Can't be bothered to use your Snorkel?
A dive boat operator finds fewer divers carrying this basic piece of equipment...
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The snorkel. Itís been around forever - we all know what it is, heck, we have to buy one when we take dive lessons.  I have a question - whatís happening to you divers out there? Why am I seeing more and more divers on our boat sans snorkel?

You say you donít need a snorkel. It gets in the way; it tangles your hair. Think again. Think about why you were trained to use it in the first place. Forgot?

Recently, we took the usual complement of divers out on our boat, which my husband Dave and I operate out of Cape Hatteras, NC. This is open ocean mid-Atlantic wreck diving. Unlike the calm, bath-like water conditions Caribbean divers enjoy, these waters can challenge a diverís training and skills. You may be able to get away with those giant stride entries off the boat in Grand Cayman and sometimes you can even do that in Hatteras; however, when a surface current is running, that giant stride that places you three feet from the boat can cause you to drift downstream in very short order. You have to use the anchor line system, trust us and take the instructions to use the descent line to heart. 

Diving in currents requires some thoughtful consideration. In our pre-dive briefing we include instructions on what to do if you canít locate the anchor line toward the end of your dive.  Without going into grueling detail, given that there are surface currents, a good strategy in the absence of an ďupĒ line is to swim into the current until you surface, locate the boat - which should be close by, swim to the boat, then do your safety hang under the boat on our weighted line. A hang regulator is attached to a full tank and suspended from a thirty-foot hose, if you need the extra air. If you need help weíre right there. 

Two divers, for whatever reason, did not use the anchor line to ascend. Doing a ascent without a guideline, they stopped at ten feet to do their safety hang. Had there been no current, it wouldnít have been a problem. But there was a current, and it became a problem. Checking his watch after thirty minutes, Dave started monitoring the anchor line for the tell tale bubbles of ascending divers. Gee, itís been a while, he observed, they should be on the line at this point.

We scanned the water around the boat. Looking behind us, we saw two heads the size of coconuts drifting downstream. No apparent effort was being made by the divers to swim to the buoyed tag line trailing about two hundred feet from the back of our boat. It was clear that we had to pull the anchor and retrieve our divers. Suited up and ready, I descended the anchor line and passed the last ascending diver. I popped the anchor line, ascended, and we quickly pulled in all lines, started the engines, and headed out toward our divers - now almost a half mile away.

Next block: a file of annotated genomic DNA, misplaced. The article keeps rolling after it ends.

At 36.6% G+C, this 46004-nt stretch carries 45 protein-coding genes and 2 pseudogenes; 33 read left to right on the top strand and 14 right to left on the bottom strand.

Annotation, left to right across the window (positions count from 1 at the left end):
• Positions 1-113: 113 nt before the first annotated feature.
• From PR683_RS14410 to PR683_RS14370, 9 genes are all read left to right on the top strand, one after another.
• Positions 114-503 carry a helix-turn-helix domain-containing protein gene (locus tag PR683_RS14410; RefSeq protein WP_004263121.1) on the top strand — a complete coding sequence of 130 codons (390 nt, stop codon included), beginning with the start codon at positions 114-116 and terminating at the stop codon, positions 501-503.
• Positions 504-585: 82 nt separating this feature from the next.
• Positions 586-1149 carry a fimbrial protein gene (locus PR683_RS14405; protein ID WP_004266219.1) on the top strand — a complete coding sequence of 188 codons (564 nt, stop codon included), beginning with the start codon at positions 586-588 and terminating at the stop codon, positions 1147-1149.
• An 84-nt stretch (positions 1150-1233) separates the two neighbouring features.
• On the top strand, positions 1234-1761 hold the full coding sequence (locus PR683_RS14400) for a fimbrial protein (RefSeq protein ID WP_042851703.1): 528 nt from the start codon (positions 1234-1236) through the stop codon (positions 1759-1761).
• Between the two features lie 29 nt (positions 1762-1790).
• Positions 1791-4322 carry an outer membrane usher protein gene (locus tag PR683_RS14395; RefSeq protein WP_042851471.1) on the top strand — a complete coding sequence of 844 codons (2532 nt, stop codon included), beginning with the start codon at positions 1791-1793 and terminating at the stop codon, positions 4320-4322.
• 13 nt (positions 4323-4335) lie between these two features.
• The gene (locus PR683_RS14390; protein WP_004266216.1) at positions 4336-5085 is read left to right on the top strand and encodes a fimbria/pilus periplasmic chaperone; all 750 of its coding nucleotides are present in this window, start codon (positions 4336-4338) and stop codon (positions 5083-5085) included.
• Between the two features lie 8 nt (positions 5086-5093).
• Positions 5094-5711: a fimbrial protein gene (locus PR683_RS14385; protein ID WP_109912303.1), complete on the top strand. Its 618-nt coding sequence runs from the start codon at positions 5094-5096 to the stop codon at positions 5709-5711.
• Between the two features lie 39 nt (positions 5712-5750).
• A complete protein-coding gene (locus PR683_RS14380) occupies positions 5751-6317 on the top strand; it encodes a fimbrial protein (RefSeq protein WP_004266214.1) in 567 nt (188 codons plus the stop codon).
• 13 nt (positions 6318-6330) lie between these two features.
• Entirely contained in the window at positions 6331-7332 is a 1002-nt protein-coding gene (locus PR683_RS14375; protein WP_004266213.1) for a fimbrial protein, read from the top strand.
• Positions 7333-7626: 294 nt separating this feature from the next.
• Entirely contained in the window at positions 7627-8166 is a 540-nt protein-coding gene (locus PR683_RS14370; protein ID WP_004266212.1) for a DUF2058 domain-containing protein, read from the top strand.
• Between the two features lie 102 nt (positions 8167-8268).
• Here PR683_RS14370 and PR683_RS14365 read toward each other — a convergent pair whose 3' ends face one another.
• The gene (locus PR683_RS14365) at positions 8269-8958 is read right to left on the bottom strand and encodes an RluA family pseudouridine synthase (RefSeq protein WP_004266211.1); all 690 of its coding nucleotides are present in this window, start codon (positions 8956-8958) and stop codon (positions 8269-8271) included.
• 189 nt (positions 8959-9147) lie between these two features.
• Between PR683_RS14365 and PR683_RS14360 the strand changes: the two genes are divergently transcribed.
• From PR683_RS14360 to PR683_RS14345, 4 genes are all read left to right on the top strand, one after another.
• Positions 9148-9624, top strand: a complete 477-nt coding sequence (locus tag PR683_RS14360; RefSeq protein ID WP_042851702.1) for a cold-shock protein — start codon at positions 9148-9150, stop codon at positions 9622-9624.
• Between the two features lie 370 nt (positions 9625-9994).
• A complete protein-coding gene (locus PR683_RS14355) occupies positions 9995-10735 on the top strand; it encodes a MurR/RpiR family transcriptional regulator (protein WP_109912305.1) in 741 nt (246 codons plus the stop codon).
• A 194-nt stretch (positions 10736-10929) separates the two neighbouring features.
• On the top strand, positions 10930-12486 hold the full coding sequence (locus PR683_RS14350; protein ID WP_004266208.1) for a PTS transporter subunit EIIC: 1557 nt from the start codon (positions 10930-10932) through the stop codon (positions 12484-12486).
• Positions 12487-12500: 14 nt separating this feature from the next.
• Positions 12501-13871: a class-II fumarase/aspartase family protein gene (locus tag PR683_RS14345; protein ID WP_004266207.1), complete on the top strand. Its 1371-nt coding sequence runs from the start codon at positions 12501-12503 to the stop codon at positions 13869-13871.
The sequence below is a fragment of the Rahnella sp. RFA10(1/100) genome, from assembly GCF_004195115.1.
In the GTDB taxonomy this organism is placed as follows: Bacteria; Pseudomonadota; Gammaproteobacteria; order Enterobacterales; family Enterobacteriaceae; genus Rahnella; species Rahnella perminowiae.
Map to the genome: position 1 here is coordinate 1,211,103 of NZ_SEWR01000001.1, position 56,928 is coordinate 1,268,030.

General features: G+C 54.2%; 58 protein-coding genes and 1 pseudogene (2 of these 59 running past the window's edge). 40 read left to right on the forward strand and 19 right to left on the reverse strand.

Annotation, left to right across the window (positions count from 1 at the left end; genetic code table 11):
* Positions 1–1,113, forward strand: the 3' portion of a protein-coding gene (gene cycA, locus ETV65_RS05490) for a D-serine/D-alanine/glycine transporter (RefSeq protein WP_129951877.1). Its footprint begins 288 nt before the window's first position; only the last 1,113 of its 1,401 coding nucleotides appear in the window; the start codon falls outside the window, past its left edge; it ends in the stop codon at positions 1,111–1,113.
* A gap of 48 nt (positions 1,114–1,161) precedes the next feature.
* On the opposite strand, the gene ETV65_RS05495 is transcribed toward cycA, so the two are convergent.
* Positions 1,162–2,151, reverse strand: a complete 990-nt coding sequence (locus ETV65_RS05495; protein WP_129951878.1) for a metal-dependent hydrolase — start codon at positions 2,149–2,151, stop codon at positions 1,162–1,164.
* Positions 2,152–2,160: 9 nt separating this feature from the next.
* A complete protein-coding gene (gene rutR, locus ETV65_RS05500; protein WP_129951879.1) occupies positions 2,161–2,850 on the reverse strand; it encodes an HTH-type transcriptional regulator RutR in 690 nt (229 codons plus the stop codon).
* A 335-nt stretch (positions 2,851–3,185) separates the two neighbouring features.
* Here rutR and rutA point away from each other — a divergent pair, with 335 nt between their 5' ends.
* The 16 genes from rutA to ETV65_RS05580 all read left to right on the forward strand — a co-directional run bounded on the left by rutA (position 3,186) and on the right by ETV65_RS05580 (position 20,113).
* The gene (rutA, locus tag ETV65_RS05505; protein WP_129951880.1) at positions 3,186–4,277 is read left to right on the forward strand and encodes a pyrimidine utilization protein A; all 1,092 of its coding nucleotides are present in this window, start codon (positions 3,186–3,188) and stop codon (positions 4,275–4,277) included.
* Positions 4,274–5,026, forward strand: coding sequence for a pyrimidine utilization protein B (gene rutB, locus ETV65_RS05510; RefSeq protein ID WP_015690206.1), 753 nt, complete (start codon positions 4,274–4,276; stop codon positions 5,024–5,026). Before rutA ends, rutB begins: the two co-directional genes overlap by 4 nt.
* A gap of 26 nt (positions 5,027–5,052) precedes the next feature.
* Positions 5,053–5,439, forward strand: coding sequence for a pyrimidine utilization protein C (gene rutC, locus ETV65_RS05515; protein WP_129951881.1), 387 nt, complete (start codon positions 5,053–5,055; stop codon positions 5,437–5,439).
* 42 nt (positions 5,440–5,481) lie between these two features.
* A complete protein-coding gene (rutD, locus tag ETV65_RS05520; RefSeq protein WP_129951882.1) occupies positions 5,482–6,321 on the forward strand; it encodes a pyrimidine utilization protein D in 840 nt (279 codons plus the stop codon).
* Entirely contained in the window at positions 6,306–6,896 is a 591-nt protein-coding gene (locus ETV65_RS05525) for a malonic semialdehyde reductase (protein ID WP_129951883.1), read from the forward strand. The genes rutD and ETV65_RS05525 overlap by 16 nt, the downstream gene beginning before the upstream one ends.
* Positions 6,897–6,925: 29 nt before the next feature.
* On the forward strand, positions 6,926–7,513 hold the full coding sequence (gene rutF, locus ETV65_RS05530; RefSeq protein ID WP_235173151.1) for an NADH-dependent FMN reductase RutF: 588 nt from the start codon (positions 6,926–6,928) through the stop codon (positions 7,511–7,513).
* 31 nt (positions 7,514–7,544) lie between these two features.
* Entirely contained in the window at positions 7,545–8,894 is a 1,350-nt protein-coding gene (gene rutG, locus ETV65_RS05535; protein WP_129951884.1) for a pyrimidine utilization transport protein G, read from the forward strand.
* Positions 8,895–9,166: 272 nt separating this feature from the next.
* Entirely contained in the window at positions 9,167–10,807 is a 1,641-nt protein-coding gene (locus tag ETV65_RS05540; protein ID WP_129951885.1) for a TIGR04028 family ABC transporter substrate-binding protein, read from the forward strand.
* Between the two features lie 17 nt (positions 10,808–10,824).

As we approached them I noticed something: neither diver had a snorkel. Later we found out that one diver was out of air.

Of course, they couldnít swim to the tag line; without air in your tank and no snorkel to breathe through, swimming becomes a significant effort. Unable to submerge your face, youíre left with doing some kind of a fin stroke on your back and then flipping around to make sure youíre headed in the right direction; itís tiring and it takes a while. But if you had a snorkel - címon itís so easy. I donít understand why this piece of equipment, which all divers have to buy anyway, isnít attached to your mask like it should be when you are diving.

I have been diving a long time. I know how easy it is to make some minor trade-offs. But this snorkel thing - itís a no-brainer. Think beyond the immediate inconvenience, if it really is an inconvenience, and consider the broader picture. This little piece of plastic that you are trained to wear is there for a reason, and a very good reason.  If you don't hove one and have to spend some time floating in the ocean you will be in a great deal of trouble just trying to keep your head above the water to breath.  Not having a snorkel might just have a serious cost - you will probably drown even in just a two foot sea with some wind chop.

It must have been awful lonely out there for those two divers last weekend. I suspect next time they come aboard our boat, if they do, I will see snorkels attached to their masks. 

What about you?   

 

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